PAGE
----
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India, its State and Prospects. By E. Thornton. A very useful and well-timed volume, intended to do something towards dispelling the apathy which prevails in this country on Indian affairs, and to present, in comparatively small compass, such information as is most requisite for those who are interested in the facilities, recently opened, for projects of commerce or colonization. The chapters on agriculture, manufactures, and foreign trade, and also those on the condition of society, particularly deserve attention. The changes effected by the late Act are now first brought before the public in a permanent form; and the work, notwithstanding its limited extent, may be regarded as containing a digest of the most important parts of the vast body of evidence submitted to Parliament previously to the passing of that Act."
A Tour on the Prairies. By the Author of • The Sketch Book.' The writings of Washington Irving are ever pleasant, graceful, and graphic. The reader may be tolerably sure of seldom being excited, of never being disgusted, and of almost always being amused. He is the drawing-room pattern of a republican gentleman. Yet lie has the American love of the Forest and the Prairie, and writes descriptions of their scenery with an evident and hearty enjoyment of the reality. The excursion which forms the subject of this volume was made in company with a party of mounted rangers or riflemen, sent on an exploring tour from the Arkansas to the Red River, including a part of the Pawnee hunting grounds, where no party of white men had as yet penetrated.' • The Bee Hunt,' • The Crossing the Arkansas,' • The Wild Horse Chase,' and several other incidents, are amongst the author's pleasantest sketches. The following remarks on the Indian character are a warning to romancers :
The Indians that I have had an opportunity of seeing in real life, are quite different from those described in poetry. They are by no means the stoics that they are represented—taciturn, unbending, without a tear or smile. Taciturn they are, it is true, when in company with white men, whose goodwill they distrust, and whose language they do not understand; but the white man is equally taciturn under like circumstances. When the Indians are among themselves, however, there cannot be greater gossips. Half their time is taken up in talking over their adventures in war and hunting, and in telling whimsical stories. They are great mimics and buffoons, also, and entertain themselves excessively at the expense of the white men with whom they have associated, and who have supposed them impressed with profound respect for their grandeur and dignity. They are curious observers, noting everything in silence, but with a keen and watchful eye, occasionally exchanging a glance or a grunt with each other, when anything particularly strikes them ; but reserving all comment until they are alone. Then it is that they give full scope to criticism, satire, and mirth.
*In the course of my journey along the frontier, I have had repeated opportunities of noticing their excitability and boisterous merriment at their games; and have occasionally noticed a group of Osages sitting round a fire, until a late hour of the night, engaged in the most animated and lively conversation, and at times making the woods resound with peals of laughter.
*As to tears, they have them in abundance, both real and affected; for at
times they make a merit of them. No one weeps more bitterly or profusely at the death of a relative or friend; and they have stated times when they repair to howl and lament at their graves. I have heard doleful wailings at daybreak, in the neighbourhood of Indian villages, by some of the inhabitants, who go out at that hour into the fields to mourn and weep for the dead; and at such times, I am told, the tears will stream down their cheeks in torrents.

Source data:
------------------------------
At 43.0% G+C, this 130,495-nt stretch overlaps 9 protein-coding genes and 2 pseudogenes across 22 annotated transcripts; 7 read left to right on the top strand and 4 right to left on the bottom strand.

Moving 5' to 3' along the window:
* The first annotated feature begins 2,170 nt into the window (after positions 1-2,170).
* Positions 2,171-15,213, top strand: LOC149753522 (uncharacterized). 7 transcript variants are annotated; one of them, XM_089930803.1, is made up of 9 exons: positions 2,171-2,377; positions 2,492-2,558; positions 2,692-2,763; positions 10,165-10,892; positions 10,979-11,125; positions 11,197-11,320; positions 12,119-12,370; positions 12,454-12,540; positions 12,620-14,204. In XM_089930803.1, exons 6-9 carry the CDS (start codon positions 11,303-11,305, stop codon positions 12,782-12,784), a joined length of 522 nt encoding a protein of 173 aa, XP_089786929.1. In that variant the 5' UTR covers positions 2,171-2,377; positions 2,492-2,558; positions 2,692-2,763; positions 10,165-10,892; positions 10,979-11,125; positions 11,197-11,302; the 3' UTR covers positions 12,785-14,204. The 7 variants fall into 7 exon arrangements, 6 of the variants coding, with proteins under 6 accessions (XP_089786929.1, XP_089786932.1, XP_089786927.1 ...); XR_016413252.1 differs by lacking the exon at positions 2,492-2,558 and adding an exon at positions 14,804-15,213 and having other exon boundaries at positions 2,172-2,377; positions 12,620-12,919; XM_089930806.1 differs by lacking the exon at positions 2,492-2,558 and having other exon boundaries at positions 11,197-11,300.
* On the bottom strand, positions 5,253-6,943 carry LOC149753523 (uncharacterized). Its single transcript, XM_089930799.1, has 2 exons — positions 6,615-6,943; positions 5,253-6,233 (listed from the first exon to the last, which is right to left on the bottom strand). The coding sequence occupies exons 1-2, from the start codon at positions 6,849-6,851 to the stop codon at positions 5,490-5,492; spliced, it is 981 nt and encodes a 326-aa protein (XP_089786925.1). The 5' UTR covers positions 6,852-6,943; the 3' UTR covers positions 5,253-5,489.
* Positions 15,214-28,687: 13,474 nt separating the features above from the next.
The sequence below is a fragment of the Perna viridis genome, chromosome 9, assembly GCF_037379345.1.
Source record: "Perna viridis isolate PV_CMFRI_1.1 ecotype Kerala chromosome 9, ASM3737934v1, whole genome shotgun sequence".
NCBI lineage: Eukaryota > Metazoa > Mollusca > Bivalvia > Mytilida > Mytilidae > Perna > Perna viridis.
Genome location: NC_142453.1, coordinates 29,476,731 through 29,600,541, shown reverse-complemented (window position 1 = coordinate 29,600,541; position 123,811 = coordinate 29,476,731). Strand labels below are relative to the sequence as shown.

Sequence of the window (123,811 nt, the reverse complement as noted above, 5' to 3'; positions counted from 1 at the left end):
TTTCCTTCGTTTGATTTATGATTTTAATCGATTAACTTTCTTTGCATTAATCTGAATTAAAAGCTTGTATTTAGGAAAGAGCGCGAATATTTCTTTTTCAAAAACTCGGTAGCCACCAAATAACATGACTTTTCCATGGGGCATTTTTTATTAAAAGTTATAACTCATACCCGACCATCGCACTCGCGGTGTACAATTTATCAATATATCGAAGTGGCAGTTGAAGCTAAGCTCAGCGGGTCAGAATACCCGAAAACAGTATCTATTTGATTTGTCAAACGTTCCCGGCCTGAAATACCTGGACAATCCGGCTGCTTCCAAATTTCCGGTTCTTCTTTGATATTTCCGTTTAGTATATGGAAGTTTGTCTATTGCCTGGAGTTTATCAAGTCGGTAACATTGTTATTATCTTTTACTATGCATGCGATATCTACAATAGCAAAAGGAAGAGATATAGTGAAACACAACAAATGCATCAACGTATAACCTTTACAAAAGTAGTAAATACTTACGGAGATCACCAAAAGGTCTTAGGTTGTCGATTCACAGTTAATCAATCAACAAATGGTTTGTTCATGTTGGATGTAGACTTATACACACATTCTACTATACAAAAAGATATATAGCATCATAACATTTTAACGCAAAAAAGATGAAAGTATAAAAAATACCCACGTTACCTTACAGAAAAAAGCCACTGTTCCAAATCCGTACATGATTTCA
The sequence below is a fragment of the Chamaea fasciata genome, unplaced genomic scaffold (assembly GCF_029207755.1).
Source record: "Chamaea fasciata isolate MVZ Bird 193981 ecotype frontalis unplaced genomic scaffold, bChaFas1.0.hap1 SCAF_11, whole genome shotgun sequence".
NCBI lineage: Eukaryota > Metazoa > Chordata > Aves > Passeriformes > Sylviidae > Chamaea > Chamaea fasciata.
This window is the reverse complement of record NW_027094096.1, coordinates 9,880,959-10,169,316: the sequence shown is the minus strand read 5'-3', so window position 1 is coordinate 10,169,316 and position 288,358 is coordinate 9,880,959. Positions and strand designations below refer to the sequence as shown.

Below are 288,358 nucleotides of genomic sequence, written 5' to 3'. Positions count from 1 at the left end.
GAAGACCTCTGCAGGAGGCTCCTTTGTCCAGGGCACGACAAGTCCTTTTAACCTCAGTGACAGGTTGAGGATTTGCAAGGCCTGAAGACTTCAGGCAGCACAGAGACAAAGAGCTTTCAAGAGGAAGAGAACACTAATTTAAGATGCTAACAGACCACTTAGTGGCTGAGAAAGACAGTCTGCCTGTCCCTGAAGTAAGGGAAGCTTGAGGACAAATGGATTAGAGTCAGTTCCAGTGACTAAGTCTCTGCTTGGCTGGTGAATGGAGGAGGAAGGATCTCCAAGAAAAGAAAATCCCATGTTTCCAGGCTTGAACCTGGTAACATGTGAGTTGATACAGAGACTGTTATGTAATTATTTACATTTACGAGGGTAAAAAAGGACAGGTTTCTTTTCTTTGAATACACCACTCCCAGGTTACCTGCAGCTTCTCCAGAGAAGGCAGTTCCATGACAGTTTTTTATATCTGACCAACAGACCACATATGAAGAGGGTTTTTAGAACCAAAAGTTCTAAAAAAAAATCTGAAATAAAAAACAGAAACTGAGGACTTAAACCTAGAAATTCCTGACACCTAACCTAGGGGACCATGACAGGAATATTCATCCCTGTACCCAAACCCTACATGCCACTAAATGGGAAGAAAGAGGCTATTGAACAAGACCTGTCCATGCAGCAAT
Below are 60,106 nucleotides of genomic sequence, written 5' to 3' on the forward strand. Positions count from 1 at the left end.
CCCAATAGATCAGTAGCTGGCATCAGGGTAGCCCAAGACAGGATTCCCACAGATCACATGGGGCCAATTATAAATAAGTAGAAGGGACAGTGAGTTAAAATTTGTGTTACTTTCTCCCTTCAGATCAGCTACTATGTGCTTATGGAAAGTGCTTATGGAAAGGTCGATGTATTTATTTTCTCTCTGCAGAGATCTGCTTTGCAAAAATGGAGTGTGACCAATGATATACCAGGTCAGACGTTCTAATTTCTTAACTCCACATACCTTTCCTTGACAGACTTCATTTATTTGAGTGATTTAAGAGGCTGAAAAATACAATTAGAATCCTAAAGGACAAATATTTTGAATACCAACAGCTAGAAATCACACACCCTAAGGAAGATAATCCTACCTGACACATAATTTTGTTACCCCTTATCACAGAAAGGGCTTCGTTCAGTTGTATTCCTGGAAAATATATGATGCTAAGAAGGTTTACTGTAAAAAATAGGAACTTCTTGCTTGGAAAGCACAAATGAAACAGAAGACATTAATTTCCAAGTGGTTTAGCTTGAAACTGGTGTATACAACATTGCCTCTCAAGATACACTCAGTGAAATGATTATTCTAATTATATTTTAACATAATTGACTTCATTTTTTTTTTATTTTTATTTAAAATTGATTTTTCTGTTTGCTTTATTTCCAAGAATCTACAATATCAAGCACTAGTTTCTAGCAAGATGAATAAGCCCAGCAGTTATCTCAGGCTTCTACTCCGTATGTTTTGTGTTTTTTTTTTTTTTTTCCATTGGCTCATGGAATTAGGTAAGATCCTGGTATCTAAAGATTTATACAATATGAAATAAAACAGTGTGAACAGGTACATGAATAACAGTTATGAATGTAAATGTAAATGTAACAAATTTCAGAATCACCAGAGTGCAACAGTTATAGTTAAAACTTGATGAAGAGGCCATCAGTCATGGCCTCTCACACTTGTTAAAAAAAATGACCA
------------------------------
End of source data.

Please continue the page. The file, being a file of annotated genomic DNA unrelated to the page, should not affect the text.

· As far as I can judge, the Indian of poetical fiction is like the shepherd of pastoral romance, a mere personification of imaginary attributes. p. 52-54.
This volume is the commencement of a discharge by the author of the accumulated contents of his portfolio, as well as the casual lucubrations of his brain, in occasional numbers, published as circumstances may permit.' The announcement is a welcome promise to all lovers of light reading.
Poems, with Illustrations. By Louisa Anne Twamley. The' very young authoress' of this volume is an artiste, and gives multifold evidence of her powers in the etchings by herself, from her own designs, which accompany her verses. She is happy in the combination. Her poems show that she is a painter, and her paintings that she is a poet. Of the latter, it is true, we have only evidence as to design; bụt the grouping clearly indicates her sense of colour. Her possession of the true poetic temperament is most obvious. We wish we could quote her wreath, or one of her sketches of Kenilworth, or Tintern Abbey. As that is impossible, we take the
INVOCATION TO SONG.
Where is thy home?
And thou dost wreath the cypress o'er the tomb :
Each transient bright creation of the mind,
Where is thy home?
Thy home is Heaven !'
In a few instances a fastidious critic might take exception to a line not exactly measured, or a sentiment which has not yet been accurately weighed; but these are rare cases, and it is a safe prophecy that they will be yet rarer should these blossoms of her spirit be succeeded by the fruits of which they are the promise.
The Manuscripts of Erdely. A Romance. By George Stephens.
3 vols. The motto which the author of this romance has prefixed to it, from Ford, is no unapt description; it is truly' a scholar's fancy,' though we will not add ' a quab, 'tis nothing else- a very quab;' nor would it have been less honest of him to have paused in the quotation. There is no reason why he should affect to despise his literary offspring; and as little justification can there be for the isolation of laudatory words from their connexion in criticisms not so laudatory, by which the advertisements of this work have been distinguished even in these puffing times. The obvious extravagance, and as obvious inappropriateness of these advertised encomiums, after reading a few pages of the work itself, are enough to knock up many readers whom a less obtrusive flourish of trumpets would have allowed to persevere. So it had almost happened to ourselves. However, we did get over the difficulty; and over the not less formidable difficulties of the author's stilted style, unnatural dialogues, straining at effect, parade of learning, pedantry of manner, patchwork of quotations, and sundry other like gifts, exhibited according to Dogberry's exhortation, when there was no need of them; one or two passages of indubitable power helped us along, and many others occurred, until we were fairly in for a strong interest. The materiel of the romance, both the historical and invented portions, is admirable for the purpose ; but, in the putting together and getting up, there is a terrible want of simplicity, nature, fiexibility, grace, and that vitality of diction and composition which Scott has taught us to require in all future historical romances. The author's fancy would have been all the better for not being a Scholar's Fancy.' She is subdued by her pedantic mate, who moreover keeps False Taste for a mistress, whose influence is continually paramount. If he can reform his mental establishment, he may produce glorious things.